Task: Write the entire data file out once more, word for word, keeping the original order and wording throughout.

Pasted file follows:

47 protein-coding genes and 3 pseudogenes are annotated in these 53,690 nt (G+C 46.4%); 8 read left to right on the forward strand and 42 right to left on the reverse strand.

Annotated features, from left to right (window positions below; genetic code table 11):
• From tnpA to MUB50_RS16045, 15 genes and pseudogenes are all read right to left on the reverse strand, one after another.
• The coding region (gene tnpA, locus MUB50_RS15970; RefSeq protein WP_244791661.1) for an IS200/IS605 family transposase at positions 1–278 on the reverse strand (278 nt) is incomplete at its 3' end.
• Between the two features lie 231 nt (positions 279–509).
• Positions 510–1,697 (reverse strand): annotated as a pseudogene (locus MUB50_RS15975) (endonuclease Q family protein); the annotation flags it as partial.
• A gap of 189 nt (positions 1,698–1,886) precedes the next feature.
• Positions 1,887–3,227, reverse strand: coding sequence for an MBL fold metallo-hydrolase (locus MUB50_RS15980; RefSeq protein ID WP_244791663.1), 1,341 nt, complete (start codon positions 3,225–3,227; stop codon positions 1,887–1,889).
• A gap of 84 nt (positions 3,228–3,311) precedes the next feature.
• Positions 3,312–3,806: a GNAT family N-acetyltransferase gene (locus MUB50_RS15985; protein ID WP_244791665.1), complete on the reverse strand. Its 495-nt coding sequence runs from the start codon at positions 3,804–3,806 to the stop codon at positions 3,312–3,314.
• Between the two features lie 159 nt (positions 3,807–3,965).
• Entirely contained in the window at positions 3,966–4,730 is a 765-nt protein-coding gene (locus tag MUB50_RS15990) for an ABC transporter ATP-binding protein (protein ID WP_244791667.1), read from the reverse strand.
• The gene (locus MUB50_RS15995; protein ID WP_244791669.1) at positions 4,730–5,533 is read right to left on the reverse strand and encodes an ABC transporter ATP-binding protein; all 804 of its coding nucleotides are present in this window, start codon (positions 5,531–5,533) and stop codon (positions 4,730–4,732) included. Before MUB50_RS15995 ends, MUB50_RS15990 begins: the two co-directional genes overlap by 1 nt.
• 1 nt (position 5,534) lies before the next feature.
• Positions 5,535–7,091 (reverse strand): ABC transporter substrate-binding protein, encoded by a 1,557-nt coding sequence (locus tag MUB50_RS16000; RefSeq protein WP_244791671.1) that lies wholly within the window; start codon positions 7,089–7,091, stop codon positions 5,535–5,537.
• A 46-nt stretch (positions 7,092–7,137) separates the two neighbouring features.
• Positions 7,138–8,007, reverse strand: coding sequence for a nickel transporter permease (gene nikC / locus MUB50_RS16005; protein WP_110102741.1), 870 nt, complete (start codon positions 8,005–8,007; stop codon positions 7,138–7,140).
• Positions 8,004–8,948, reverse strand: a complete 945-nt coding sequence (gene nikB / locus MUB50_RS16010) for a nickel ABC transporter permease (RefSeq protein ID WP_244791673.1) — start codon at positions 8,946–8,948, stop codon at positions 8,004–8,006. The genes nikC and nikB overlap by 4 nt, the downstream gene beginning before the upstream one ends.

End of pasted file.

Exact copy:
47 protein-coding genes and 3 pseudogenes are annotated in these 53,690 nt (G+C 46.4%); 8 read left to right on the forward strand and 42 right to left on the reverse strand.

Annotated features, from left to right (window positions below; genetic code table 11):
• From tnpA to MUB50_RS16045, 15 genes and pseudogenes are all read right to left on the reverse strand, one after another.
• The coding region (gene tnpA, locus MUB50_RS15970; RefSeq protein WP_244791661.1) for an IS200/IS605 family transposase at positions 1–278 on the reverse strand (278 nt) is incomplete at its 3' end.
• Between the two features lie 231 nt (positions 279–509).
• Positions 510–1,697 (reverse strand): annotated as a pseudogene (locus MUB50_RS15975) (endonuclease Q family protein); the annotation flags it as partial.
• A gap of 189 nt (positions 1,698–1,886) precedes the next feature.
• Positions 1,887–3,227, reverse strand: coding sequence for an MBL fold metallo-hydrolase (locus MUB50_RS15980; RefSeq protein ID WP_244791663.1), 1,341 nt, complete (start codon positions 3,225–3,227; stop codon positions 1,887–1,889).
• A gap of 84 nt (positions 3,228–3,311) precedes the next feature.
• Positions 3,312–3,806: a GNAT family N-acetyltransferase gene (locus MUB50_RS15985; protein ID WP_244791665.1), complete on the reverse strand. Its 495-nt coding sequence runs from the start codon at positions 3,804–3,806 to the stop codon at positions 3,312–3,314.
• Between the two features lie 159 nt (positions 3,807–3,965).
• Entirely contained in the window at positions 3,966–4,730 is a 765-nt protein-coding gene (locus tag MUB50_RS15990) for an ABC transporter ATP-binding protein (protein ID WP_244791667.1), read from the reverse strand.
• The gene (locus MUB50_RS15995; protein ID WP_244791669.1) at positions 4,730–5,533 is read right to left on the reverse strand and encodes an ABC transporter ATP-binding protein; all 804 of its coding nucleotides are present in this window, start codon (positions 5,531–5,533) and stop codon (positions 4,730–4,732) included. Before MUB50_RS15995 ends, MUB50_RS15990 begins: the two co-directional genes overlap by 1 nt.
• 1 nt (position 5,534) lies before the next feature.
• Positions 5,535–7,091 (reverse strand): ABC transporter substrate-binding protein, encoded by a 1,557-nt coding sequence (locus tag MUB50_RS16000; RefSeq protein WP_244791671.1) that lies wholly within the window; start codon positions 7,089–7,091, stop codon positions 5,535–5,537.
• A 46-nt stretch (positions 7,092–7,137) separates the two neighbouring features.
• Positions 7,138–8,007, reverse strand: coding sequence for a nickel transporter permease (gene nikC / locus MUB50_RS16005; protein WP_110102741.1), 870 nt, complete (start codon positions 8,005–8,007; stop codon positions 7,138–7,140).
• Positions 8,004–8,948, reverse strand: a complete 945-nt coding sequence (gene nikB / locus MUB50_RS16010) for a nickel ABC transporter permease (RefSeq protein ID WP_244791673.1) — start codon at positions 8,946–8,948, stop codon at positions 8,004–8,006. The genes nikC and nikB overlap by 4 nt, the downstream gene beginning before the upstream one ends.